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POLS 2300 (129)
Chapter 5

Week 4 Readings - Chapter 5.docx

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Political Science
POLS 2300
Tamara Small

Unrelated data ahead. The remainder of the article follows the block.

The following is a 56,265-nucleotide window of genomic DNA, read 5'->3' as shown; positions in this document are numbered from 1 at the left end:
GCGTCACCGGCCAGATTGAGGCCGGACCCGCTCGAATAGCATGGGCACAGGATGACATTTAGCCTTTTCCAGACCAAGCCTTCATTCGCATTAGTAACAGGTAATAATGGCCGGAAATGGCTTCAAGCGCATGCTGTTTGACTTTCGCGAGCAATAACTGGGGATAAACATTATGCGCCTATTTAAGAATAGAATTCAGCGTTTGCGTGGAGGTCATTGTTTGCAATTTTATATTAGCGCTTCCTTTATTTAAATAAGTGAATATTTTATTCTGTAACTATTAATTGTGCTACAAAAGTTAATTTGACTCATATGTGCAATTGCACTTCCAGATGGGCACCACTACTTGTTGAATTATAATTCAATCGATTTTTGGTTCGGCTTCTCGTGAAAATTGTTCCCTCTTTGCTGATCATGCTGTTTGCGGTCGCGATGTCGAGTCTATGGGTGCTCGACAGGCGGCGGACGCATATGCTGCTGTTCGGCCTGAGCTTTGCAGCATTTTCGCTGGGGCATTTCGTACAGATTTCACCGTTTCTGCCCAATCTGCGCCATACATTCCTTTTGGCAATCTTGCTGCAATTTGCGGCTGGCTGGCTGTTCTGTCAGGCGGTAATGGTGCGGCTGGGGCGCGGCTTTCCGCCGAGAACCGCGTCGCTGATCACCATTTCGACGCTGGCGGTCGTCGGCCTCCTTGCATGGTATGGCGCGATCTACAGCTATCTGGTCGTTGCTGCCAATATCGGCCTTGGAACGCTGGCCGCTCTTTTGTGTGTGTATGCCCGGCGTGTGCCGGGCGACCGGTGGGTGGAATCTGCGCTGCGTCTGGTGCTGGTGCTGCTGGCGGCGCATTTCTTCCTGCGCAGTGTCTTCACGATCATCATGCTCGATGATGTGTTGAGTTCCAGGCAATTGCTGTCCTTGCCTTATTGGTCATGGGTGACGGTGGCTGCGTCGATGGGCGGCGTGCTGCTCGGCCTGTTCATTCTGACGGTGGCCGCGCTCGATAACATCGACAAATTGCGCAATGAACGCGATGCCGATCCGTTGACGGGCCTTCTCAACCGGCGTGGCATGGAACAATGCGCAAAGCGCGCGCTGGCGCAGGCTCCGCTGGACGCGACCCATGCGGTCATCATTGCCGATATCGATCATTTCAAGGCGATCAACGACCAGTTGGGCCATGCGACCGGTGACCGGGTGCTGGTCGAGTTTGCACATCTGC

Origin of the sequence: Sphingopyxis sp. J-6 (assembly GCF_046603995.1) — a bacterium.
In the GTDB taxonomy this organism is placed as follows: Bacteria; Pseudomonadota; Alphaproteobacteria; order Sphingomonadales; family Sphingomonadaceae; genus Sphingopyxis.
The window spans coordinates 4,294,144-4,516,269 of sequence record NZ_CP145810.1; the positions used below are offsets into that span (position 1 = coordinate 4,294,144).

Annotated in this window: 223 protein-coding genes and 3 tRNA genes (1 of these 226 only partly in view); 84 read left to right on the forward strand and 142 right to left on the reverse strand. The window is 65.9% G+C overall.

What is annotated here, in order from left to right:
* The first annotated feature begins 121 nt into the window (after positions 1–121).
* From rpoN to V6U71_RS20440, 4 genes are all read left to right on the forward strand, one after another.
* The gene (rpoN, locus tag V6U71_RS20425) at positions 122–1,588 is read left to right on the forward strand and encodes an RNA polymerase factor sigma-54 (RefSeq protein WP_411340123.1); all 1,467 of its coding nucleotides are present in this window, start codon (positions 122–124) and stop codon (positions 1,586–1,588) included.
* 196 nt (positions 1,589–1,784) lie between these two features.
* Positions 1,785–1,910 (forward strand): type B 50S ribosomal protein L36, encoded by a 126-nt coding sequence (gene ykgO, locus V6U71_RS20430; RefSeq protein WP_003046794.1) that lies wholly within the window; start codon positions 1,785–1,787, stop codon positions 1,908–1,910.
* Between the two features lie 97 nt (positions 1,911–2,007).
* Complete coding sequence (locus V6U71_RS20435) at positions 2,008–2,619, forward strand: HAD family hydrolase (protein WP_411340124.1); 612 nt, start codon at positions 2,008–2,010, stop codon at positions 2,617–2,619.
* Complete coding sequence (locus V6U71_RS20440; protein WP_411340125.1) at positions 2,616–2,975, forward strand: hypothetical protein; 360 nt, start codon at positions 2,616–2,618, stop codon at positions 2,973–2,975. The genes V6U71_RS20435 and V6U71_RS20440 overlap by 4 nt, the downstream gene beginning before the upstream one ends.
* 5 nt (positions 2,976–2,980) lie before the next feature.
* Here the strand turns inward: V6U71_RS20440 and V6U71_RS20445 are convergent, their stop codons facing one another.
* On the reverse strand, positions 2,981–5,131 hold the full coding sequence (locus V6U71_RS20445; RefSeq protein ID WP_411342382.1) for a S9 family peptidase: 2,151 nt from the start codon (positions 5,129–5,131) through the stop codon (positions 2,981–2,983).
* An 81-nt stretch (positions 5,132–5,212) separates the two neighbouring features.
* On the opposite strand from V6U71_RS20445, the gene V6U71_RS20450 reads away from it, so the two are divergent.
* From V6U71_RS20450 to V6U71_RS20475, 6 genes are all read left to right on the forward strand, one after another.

POLS 2300: Canadian Government and Politics Chapter 5 Readings: The Executive Origins and Powers - Executive is the oldest branch of government - Modern history is one attempting to bind political executives to democratic impulses, as mediated by parliaments and to various refinements of the rule of law - In the British Tradition, the evolution happened particularly slowly and peacefully for the most part, creating a wealth of precedent, convention and common law - Westminster Model: Model of representative and responsible government used in the UK and in other countries - Prime Minister: Nominates the cabinet meaning there is a fusion of legislative and executive power in the Cabinet, the head of government as chosen by GG to form government that is able to maintain confidence in majority of the elected house of parliament and commons - Formal Executive: Consists of Queen, GG and Queen’s Privy Council for Canada, possesses formal constitutional authority and by convention acts on the advice of the political executive - Informal refers to political executive, whose far reaching powers derive largely from custom and convention but also from political resources The Formal Executive - Section 9 to 11 of the Constitution Act 1867, Formal executive means “vested in the Queen” - Queen remains Canada’s formal head of state - Formal duties of GG: o Summoning people to membership in the Senate o Appointing judgments o Summoning Parliament o Dissolving Parliament o Giving royal assent to legislation o Duty of picking new PM in case of resignation or death o Appoint and remove members of Privy Council - Performs these duties on advice of the Cabinet or the PM - The Queen’s Privy Council For Canada is to aid and advise in the Government of Canada - Privy Council consists of all those that have ever been federal cabinet ministers plus a limited number of honorific appointments - Privy Council main source of advice to the GG - Cabinet is the only active part of the Council The Crown, Monarchy, and Prerogative - Crown: Repository of all the executive powers of the state and is the supreme authority for government o Most generally understood to be the repository of all the executive powers of the state o Authority of government comes from the Crown o Powers of Crown come from statute and common law o Parliament grants the Crown statutory powers, which give the Crown both executive power and legislative power - Prerogative Power: The powers the monarch once uniquely possessed that have not been taken away by Parliament - Discretionary Prerogative Powers: Powers that the monarch’s representative may exercise upon their own personal discretion, include the appointment/dismissal of the PM and the dissolution of Parliament - It is a primary responsibility of the GG to ensure there is a government in place that has the support of the majority in the H of C A Governor General Stirs Up Controversy: The King-Byng Affair - William Lyon Mackenzie King, won the Liberal party’s first leadership convention, 2 years later became PM as head of the minority government that relied on the support of the Progressive party - Second place finish but King didn’t resign, asked GG Byng to dissolve House and call an election, Byng refused - King resigned and Meighen accepted the GG request to form a government The Political Executive - Political Executive: The PM, Cabinet and Ministers of State - PM sometimes referred to as First Minister - Political Executive most powerful part of the political system - Operates under cloak of custom and constitutional convention - Convention dictates that only the active part of the Privy Council (the government) can exercise governmental power - Doesn’t imply that the GG actually presides of the Cabinet, but that the GG acts on the advice of the Cabinet The Flexibility of the Westminster System - Nunavut and Northwest Territories don’t have political parties, candidates run as independents, all members of the legislative assembly elect the premier and cabinet in secret ballot and the cabinet as permanent minority often sees its policy and budget decisions subject to change by legislature - The parliamentary causes of the UK Conservative Party and the Australian Labour party can choose and remove the PM - In Australia and New Zealand, the parliamentary caucuses of the Labour parties select members of the ministry Categories of Office in the Ministry 1) PM – most powerful, appointment, electoral base, various prerogatives 2) Ministers – head departments of government, Intrepretation Act sets responsibilities for ministers 3) Ministers of State – secretaries of state were bound by the convention of collective responsibility, earn ¾ of the salary of cabinet ministers, attend Cabinet on a rotational basis in the Chretien years, and in Martin’s interlude they were expected to attend all Cabinet meetings 4) Parliamentary Secretaries – government party members chosen by the PM to assist a minister or occasionally more than one minister The Political Executive in Action - Recognizing responsible governments and ministerial responsibility - Responsible government is the central convention of the Canadian constitution - Collective responsibility: Cabinet needs the continued support of the majority of the elected House to stay in office - Responsible government consists of two things: o Individual ministerial responsibility  Responsibility of individual cabinet ministers to the H of C for the decisions and actions of the department they administer, minister is responsible for every action that takes place in the department whether or not they knew of it o Collective responsibility  The convention that the Cabinet as a group is responsible to the H of C for decisions and actions of the government - Cabinet Solidarity: basic principle that ministers must avoid public disagreements over policy once Cabinet decides on it and that they must vote in unison in the House of government business - Range of consequences that flow from cabinet solidarity: o 1. Government advice to the Crown must be unanimous even if arrived at after considerations of strongly held but opposed views o 2. Minister must loyally support and defend cabinet decisions and not quaver by suggestion he was compromised or reluctantly persuading, defend them publicly, not announce a new policy, must not express private views on government policies - Cabinet solidarity is important because of its strategic value - The PM decides the degree to which the words or actions of ministers count as a breach of cabinet solidarity and a threat to the stability of the governments - Cabinet Secrecy: A convention that forbids the disclosure of the views expressed by particular ministers in the setting of cabinet discussions in order to encourage frankness, safeguards cabinet ministers from having their opinions made public and having to defend them in the public realm Executive Dominance - Canadians live in a system marked by executive dominance - The PM and Cabinet dominate the legislative branch - The power structure itself contributes to the executive being the pre-eminent body in the political system - The political structure promotes executive dominance through constitutional authority and organizational factors - Executive dominance is sometimes weakened - The minority government has been toppled by a vote on a matter of confidence while in other cases the PM has requested an election in hopes of gaining a majority - The threat of defeat by vote of non-confidence is often enough to convince the government of the day to adopt some policies promoted by the opposition The Powers and Functions of the Prime Minister - Both the PM and Cabinet have special powers and functions in the Canadian version of the Westminster Model - The PM in the Canadian system enjoys the “5 p’s of power”: Parliamentary leader, party leader, patronage, policy-maker, public face - PM leads the Cabinet, which sets the principles for Parliament, and is influential in allocating Parliament’s times, along with the government House leader - There are thousands of non-public service-related positions in the public sector to be handed out - The PM is also powerful as a result of being the principle communicator with the Crown - The PM powers include the ability